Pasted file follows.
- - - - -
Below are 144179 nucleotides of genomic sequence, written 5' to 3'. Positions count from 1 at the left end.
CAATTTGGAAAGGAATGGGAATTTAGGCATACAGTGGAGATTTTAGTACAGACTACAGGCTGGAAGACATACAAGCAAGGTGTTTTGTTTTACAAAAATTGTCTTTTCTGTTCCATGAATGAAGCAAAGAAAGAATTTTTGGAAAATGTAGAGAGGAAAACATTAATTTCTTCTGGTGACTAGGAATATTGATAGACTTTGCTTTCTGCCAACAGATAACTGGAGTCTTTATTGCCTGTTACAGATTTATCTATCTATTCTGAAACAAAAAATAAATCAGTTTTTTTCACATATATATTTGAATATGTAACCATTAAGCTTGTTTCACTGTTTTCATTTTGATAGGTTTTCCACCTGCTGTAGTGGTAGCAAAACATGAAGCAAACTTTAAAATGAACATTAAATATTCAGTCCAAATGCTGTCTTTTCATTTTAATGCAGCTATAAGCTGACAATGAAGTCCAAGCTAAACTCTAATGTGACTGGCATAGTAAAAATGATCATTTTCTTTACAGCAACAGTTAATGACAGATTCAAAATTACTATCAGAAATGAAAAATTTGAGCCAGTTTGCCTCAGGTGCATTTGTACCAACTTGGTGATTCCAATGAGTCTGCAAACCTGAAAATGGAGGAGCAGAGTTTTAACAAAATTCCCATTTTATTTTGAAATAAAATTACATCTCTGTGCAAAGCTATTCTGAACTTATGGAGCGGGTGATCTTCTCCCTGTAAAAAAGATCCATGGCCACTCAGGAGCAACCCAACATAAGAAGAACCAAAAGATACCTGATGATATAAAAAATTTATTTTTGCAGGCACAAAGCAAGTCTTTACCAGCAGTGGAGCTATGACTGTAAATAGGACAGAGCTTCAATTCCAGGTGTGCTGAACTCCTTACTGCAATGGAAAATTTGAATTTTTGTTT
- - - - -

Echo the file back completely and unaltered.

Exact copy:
Below are 144179 nucleotides of genomic sequence, written 5' to 3'. Positions count from 1 at the left end.
CAATTTGGAAAGGAATGGGAATTTAGGCATACAGTGGAGATTTTAGTACAGACTACAGGCTGGAAGACATACAAGCAAGGTGTTTTGTTTTACAAAAATTGTCTTTTCTGTTCCATGAATGAAGCAAAGAAAGAATTTTTGGAAAATGTAGAGAGGAAAACATTAATTTCTTCTGGTGACTAGGAATATTGATAGACTTTGCTTTCTGCCAACAGATAACTGGAGTCTTTATTGCCTGTTACAGATTTATCTATCTATTCTGAAACAAAAAATAAATCAGTTTTTTTCACATATATATTTGAATATGTAACCATTAAGCTTGTTTCACTGTTTTCATTTTGATAGGTTTTCCACCTGCTGTAGTGGTAGCAAAACATGAAGCAAACTTTAAAATGAACATTAAATATTCAGTCCAAATGCTGTCTTTTCATTTTAATGCAGCTATAAGCTGACAATGAAGTCCAAGCTAAACTCTAATGTGACTGGCATAGTAAAAATGATCATTTTCTTTACAGCAACAGTTAATGACAGATTCAAAATTACTATCAGAAATGAAAAATTTGAGCCAGTTTGCCTCAGGTGCATTTGTACCAACTTGGTGATTCCAATGAGTCTGCAAACCTGAAAATGGAGGAGCAGAGTTTTAACAAAATTCCCATTTTATTTTGAAATAAAATTACATCTCTGTGCAAAGCTATTCTGAACTTATGGAGCGGGTGATCTTCTCCCTGTAAAAAAGATCCATGGCCACTCAGGAGCAACCCAACATAAGAAGAACCAAAAGATACCTGATGATATAAAAAATTTATTTTTGCAGGCACAAAGCAAGTCTTTACCAGCAGTGGAGCTATGACTGTAAATAGGACAGAGCTTCAATTCCAGGTGTGCTGAACTCCTTACTGCAATGGAAAATTTGAATTTTTGTTT